By Carrie Stevenson, UF/IFAS
As the name implies, they are haunting — long stretches of standing, dead trees with exposed roots. These “ghost forests” are an unsettling scene in unsettling times for the environment. While coastal erosion is a fact of life — caused by incoming waves, hurricanes and longshore drift of beach sand — the rate of its occurrence is startling lately.
Global rises in sea level due to increased atmospheric carbon levels mean more saltwater is moving into flat, coastal habitats that once served as a buffer from the open water. Salt is an exceedingly difficult compound for plants to handle, and only a few species have evolved mechanisms for tolerating it.
Low-growing salt marshes or thick mangrove stands have always served as “first line of defense” buffers to take in wave action and absorb saltwater. If shorelines have too much wave action for marshes to form, wide stretches of sandy beach and dunes serve the same function, protecting the inland species of shrubs and trees.
Many coastal areas are flat and stay at or just above sea level for thousands of yards, or even miles. This means that even a small increase in sea level can send saltwater deep into previously freshwater systems, drowning the marsh and flooding stands of oak and pine.
The salt and sulfate in seawater will kill a tree quickly, although it may remain standing, dead, for months or years. Hurricanes and tropical storms exacerbate that damage, scouring out chunks of shoreline and knocking down already-unstable trees.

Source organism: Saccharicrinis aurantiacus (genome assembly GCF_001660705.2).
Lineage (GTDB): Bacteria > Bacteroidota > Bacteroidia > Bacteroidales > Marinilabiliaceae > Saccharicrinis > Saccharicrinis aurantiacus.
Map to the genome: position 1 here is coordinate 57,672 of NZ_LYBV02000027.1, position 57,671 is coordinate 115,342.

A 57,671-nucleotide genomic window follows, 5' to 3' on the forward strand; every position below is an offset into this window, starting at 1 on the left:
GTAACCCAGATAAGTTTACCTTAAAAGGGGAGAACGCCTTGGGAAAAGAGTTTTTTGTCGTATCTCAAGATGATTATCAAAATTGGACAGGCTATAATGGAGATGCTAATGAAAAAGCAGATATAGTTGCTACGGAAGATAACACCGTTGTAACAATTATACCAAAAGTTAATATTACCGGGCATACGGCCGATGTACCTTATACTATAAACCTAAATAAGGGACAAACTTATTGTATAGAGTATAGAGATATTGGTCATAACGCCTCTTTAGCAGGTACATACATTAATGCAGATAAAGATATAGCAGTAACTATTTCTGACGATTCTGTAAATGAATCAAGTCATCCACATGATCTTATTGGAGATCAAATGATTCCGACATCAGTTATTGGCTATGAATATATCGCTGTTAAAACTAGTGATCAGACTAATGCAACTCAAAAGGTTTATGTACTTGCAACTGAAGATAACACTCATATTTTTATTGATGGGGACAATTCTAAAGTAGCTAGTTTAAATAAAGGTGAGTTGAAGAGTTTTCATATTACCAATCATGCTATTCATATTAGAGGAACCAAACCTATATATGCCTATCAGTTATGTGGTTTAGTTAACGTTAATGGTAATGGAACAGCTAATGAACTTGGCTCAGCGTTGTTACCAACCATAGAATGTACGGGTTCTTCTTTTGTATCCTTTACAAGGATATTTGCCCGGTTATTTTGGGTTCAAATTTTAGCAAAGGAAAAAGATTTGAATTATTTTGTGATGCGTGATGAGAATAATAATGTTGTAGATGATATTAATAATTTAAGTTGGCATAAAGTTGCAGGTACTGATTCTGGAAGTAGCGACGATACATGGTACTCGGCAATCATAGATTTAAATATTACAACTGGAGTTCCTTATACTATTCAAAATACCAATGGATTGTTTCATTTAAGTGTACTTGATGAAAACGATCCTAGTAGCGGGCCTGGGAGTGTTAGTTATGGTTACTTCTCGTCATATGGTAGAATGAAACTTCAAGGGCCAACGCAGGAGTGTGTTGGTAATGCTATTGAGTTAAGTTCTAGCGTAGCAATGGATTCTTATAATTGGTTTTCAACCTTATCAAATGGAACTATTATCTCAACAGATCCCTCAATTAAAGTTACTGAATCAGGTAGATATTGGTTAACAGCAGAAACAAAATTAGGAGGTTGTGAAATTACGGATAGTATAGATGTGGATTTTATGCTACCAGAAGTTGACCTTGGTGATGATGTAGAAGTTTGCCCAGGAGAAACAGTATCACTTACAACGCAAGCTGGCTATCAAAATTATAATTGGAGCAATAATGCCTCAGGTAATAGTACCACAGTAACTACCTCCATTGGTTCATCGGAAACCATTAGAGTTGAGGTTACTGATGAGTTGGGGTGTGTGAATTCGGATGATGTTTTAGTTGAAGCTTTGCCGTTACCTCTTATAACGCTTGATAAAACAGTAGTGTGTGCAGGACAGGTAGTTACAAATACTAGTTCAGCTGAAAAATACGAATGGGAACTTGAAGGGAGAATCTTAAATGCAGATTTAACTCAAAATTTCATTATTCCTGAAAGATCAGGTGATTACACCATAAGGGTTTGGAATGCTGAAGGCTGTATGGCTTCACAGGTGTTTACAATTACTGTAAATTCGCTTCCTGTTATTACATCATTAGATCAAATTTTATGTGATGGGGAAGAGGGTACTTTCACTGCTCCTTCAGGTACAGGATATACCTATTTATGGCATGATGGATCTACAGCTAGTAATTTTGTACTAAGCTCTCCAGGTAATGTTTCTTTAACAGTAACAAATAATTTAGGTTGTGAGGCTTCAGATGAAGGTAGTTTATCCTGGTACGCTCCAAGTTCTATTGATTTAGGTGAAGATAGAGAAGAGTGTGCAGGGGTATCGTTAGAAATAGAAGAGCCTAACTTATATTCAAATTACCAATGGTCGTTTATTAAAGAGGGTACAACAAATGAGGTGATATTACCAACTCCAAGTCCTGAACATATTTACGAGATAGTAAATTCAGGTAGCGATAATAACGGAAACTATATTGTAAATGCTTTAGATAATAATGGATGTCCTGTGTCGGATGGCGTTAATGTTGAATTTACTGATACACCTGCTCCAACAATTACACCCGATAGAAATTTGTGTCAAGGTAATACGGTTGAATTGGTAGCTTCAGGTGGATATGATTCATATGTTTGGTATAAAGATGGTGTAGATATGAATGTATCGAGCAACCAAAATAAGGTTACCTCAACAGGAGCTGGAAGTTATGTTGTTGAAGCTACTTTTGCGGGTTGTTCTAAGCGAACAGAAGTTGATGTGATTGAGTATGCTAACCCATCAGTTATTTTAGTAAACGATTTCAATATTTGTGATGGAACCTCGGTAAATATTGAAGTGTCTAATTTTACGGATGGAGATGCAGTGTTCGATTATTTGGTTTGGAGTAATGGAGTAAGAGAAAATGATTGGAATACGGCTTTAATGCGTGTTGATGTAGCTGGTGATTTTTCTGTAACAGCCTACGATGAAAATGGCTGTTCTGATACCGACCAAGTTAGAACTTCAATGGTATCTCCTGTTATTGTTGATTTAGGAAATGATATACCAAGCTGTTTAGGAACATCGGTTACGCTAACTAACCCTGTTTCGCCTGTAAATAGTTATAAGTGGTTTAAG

A slow increase in sea level could be tolerated and adapted to as salt marshes move inland and replace non-salt tolerant species. But this process of ecological succession can be interrupted if erosion and increased water levels occur too quickly. And if there is hard infrastructure inland of the marshes (like roads or buildings), the system experiences “coastal squeeze,” winnowing the marsh to a thin, eventually nonexistent ribbon, with no natural protection for that expensive infrastructure.
Ghost forests are popping up everywhere. Popular Mechanics magazine reported on a study in 2021 that used satellite imagery to document how 11% of a previously healthy forest was converted to standing dead trees along the coast of North Carolina.
The trees died within a span of just 35 years (1984-2019). During that time frame, this stretch of coastline also experienced an extended drought and Category 3 Hurricane Irene. These impacts sped up the habitat loss, with over 19,000 hectares converted from forest to marsh and 1,100 hectares of marsh vegetation gone, becoming open water.
Due to increased coastal flooding and saltwater standing in forested areas, U.S. Fish and Wildlife Service employees are concerned that the historic Harriett Tubman Byway in Maryland — part of the famed underground railroad of the Civil War era — will soon be gone. Over 5,000 acres of tidal marsh have converted to open water in the area and large stands of trees have died.
In Escambia County, trees along Escambia and Blackwater Bay are dying due to salt damage and heavy erosion. Hurricane Sally delivered a knockout punch to many remaining trees along the scenic bluffs of the bay.
Sea level has risen over 10” in the past 100 years in the Pensacola Bay area, and even mid-range Army Corps of Engineers estimates expect 0.6 to 1.4 feet of rise in the area by 2045. There are some actions we can take to mitigate future damage, including preserving buffer areas along shorelines that allow coastal plants to retreat. Building a “living shoreline” of vegetation along a piece of waterfront property instead of using a seawall can help, especially if the vegetation growth outpaces sea level rise.
Carrie Stevenson is the Coastal Sustainability Agent for the UF/IFAS Escambia County Extension Office, and has been with the organization since 2003. An earlier version of this piece first appeared at https://blogs.ifas.ufl.edu/escambiaco/2021/04/28/weekly-what-is-it-ghost-forests/